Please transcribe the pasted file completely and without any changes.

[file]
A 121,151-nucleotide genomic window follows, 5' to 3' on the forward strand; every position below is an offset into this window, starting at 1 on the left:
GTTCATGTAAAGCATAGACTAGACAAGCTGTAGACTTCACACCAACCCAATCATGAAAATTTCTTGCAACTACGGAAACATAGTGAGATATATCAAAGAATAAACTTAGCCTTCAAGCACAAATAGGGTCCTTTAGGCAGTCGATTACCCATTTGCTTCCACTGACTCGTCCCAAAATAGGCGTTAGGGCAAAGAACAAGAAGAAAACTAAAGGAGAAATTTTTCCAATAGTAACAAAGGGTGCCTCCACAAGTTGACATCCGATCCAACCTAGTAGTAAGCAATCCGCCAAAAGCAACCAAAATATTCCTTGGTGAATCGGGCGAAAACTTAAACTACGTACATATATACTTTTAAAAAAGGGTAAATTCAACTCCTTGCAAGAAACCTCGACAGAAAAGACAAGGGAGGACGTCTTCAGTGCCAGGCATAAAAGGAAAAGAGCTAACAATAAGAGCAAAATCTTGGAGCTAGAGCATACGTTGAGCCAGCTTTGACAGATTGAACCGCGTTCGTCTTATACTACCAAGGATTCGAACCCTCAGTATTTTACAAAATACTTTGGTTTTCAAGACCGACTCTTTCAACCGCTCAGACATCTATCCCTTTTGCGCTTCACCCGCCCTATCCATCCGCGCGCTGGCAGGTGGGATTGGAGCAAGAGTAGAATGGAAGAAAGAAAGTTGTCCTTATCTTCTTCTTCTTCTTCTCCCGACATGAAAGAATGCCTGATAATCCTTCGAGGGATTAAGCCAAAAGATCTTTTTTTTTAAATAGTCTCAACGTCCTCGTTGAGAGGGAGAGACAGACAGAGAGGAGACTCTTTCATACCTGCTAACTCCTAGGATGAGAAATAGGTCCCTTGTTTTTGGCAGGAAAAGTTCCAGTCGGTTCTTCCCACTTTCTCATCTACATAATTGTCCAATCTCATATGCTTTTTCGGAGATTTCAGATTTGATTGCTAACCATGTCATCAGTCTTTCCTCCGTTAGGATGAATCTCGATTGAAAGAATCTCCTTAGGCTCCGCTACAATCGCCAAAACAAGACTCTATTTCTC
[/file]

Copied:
A 121,151-nucleotide genomic window follows, 5' to 3' on the forward strand; every position below is an offset into this window, starting at 1 on the left:
GTTCATGTAAAGCATAGACTAGACAAGCTGTAGACTTCACACCAACCCAATCATGAAAATTTCTTGCAACTACGGAAACATAGTGAGATATATCAAAGAATAAACTTAGCCTTCAAGCACAAATAGGGTCCTTTAGGCAGTCGATTACCCATTTGCTTCCACTGACTCGTCCCAAAATAGGCGTTAGGGCAAAGAACAAGAAGAAAACTAAAGGAGAAATTTTTCCAATAGTAACAAAGGGTGCCTCCACAAGTTGACATCCGATCCAACCTAGTAGTAAGCAATCCGCCAAAAGCAACCAAAATATTCCTTGGTGAATCGGGCGAAAACTTAAACTACGTACATATATACTTTTAAAAAAGGGTAAATTCAACTCCTTGCAAGAAACCTCGACAGAAAAGACAAGGGAGGACGTCTTCAGTGCCAGGCATAAAAGGAAAAGAGCTAACAATAAGAGCAAAATCTTGGAGCTAGAGCATACGTTGAGCCAGCTTTGACAGATTGAACCGCGTTCGTCTTATACTACCAAGGATTCGAACCCTCAGTATTTTACAAAATACTTTGGTTTTCAAGACCGACTCTTTCAACCGCTCAGACATCTATCCCTTTTGCGCTTCACCCGCCCTATCCATCCGCGCGCTGGCAGGTGGGATTGGAGCAAGAGTAGAATGGAAGAAAGAAAGTTGTCCTTATCTTCTTCTTCTTCTTCTCCCGACATGAAAGAATGCCTGATAATCCTTCGAGGGATTAAGCCAAAAGATCTTTTTTTTTAAATAGTCTCAACGTCCTCGTTGAGAGGGAGAGACAGACAGAGAGGAGACTCTTTCATACCTGCTAACTCCTAGGATGAGAAATAGGTCCCTTGTTTTTGGCAGGAAAAGTTCCAGTCGGTTCTTCCCACTTTCTCATCTACATAATTGTCCAATCTCATATGCTTTTTCGGAGATTTCAGATTTGATTGCTAACCATGTCATCAGTCTTTCCTCCGTTAGGATGAATCTCGATTGAAAGAATCTCCTTAGGCTCCGCTACAATCGCCAAAACAAGACTCTATTTCTC